Hurdman in late September

Plant Bug on Chicory

The summer season is definitely winding down at Hurdman. The Eastern Kingbirds, Yellow Warblers and Warbling Vireos are all gone, and migrants are moving through. On a previous outing two weeks ago I was thrilled to encounter a small pocket of warblers in the woods; among them were Magnolia, Black-and-white, Black-throated Green and Yellow-rumped Warblers as well as a couple of Northern Parulas and American Redstarts. The number of butterfly species that I have encountered lately, too, is beginning to dwindle. On recent outings I have only seen an unknown Polygonia (either an Eastern Comma or a Question Mark), a couple of Clouded Sulphurs and several Cabbage Whites.


When I stopped by the park during my lunch hour on Thursday, it seemed even migration had slowed down. I didn’t see any noteworthy species of birds or butterflies, perhaps due to the unsettled weather we’ve been having lately. Despite the early promise of a wonderful fall season, the temperature has dropped and rainclouds have been moving through on a regular basis. It was overcast on my visit to Hurdman this week, and as there wasn’t much to see I spent my time photographing the fall flowers instead.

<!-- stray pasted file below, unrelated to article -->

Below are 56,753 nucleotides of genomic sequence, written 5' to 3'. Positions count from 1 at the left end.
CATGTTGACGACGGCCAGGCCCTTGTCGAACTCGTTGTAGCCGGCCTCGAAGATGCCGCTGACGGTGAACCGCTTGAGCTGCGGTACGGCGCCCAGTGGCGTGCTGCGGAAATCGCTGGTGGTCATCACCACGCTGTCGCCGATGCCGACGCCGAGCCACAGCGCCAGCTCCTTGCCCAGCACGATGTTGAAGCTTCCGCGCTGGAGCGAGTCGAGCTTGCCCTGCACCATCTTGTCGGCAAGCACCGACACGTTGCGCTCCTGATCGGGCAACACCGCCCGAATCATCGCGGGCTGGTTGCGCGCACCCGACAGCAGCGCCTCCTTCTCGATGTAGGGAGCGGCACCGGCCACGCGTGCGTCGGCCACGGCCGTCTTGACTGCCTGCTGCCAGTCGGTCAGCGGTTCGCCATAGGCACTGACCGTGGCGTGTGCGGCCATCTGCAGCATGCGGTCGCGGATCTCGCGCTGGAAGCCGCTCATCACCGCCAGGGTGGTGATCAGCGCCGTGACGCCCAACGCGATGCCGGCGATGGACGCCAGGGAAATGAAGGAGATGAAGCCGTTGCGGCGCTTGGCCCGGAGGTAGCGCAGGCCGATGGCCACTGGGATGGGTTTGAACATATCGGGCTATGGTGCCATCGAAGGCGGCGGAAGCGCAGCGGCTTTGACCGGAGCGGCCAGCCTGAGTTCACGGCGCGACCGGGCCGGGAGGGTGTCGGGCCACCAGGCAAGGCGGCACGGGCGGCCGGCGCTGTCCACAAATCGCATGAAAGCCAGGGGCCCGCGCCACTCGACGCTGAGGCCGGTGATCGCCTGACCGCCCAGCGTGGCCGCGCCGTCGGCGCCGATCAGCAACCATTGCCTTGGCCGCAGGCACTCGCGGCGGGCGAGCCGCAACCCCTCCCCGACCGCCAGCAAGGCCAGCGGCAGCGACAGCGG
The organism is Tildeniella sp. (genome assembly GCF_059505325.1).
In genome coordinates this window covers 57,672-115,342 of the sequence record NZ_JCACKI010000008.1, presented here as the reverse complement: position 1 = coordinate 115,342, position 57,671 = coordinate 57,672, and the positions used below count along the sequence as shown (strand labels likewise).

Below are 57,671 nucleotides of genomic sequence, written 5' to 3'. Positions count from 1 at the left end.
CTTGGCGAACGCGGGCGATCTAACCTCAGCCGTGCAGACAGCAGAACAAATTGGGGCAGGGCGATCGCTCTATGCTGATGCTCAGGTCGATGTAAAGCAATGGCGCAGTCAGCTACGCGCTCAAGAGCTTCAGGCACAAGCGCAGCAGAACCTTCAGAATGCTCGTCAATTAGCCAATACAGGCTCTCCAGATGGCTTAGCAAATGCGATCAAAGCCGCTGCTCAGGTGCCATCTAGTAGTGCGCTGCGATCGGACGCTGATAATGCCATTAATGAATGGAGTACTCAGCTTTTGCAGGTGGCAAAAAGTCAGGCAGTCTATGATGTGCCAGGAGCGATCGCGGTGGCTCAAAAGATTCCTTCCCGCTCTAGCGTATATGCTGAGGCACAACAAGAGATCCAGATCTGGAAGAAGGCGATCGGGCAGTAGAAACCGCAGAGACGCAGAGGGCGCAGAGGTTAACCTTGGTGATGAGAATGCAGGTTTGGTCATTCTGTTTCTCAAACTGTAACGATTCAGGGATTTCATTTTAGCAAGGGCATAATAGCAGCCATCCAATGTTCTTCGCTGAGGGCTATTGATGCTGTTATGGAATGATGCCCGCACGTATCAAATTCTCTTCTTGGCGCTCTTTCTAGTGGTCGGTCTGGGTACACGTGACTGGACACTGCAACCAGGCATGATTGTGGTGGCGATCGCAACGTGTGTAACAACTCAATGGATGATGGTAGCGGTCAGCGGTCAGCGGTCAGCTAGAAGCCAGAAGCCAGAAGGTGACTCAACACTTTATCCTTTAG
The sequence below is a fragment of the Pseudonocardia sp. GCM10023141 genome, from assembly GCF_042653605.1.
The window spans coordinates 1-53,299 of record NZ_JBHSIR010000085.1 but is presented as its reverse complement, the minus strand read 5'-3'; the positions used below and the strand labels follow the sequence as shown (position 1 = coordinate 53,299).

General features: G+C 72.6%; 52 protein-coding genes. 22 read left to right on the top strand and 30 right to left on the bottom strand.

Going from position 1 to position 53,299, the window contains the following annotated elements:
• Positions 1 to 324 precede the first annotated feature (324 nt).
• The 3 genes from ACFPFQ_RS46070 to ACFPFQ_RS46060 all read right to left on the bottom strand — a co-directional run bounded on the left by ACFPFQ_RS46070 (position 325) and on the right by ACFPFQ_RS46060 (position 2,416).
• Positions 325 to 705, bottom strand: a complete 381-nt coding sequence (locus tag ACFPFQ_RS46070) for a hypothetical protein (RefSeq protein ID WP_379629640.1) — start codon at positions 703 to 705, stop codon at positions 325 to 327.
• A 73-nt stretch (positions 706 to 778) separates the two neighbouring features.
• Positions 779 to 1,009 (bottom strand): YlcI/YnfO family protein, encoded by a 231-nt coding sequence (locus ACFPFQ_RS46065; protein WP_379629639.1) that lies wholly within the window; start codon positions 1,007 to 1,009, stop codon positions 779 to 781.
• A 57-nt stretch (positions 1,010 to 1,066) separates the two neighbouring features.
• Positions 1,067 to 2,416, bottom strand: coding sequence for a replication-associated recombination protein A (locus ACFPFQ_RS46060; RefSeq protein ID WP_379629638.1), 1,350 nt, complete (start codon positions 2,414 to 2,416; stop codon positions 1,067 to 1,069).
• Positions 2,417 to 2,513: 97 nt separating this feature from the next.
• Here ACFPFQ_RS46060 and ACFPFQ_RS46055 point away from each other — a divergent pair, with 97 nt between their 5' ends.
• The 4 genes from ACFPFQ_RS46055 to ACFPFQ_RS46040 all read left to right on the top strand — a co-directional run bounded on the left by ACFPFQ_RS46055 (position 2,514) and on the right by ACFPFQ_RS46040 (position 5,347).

Asters are a sign of fall, and are blooming profusely right now. They are a source of nectar for a number of insects, and although I checked many, I didn’t see anything except for a few flies and bees.

Asters

Some chicory was still in bloom; these beautiful blue flowers are one of my favourite wildflowers. I was surprised to come across this plant bug in the center of one.

Chicory

Orbweaver spiders are still common in the vegetation beside the bike path. I found numerous Garden Cross Orbweavers and a few Banded Argiopes. One was close enough to the path for me to photograph her.

Banded Argiope

I also photographed this spider from the side. The front legs seem disproportionately long in this image:

Banded Argiope – side view

Some Spotted Jewelweed (aka Touch-me-not) was still in bloom along the bike path. These flowers are a magnet for hummingbirds, and although I check the two large patches of jewelweed I’m aware of every visit, this year I didn’t see any.

Spotted Jewelweed

It was definitely a quieter walk than usual; hopefully it’s not a sign of things to come this weekend.

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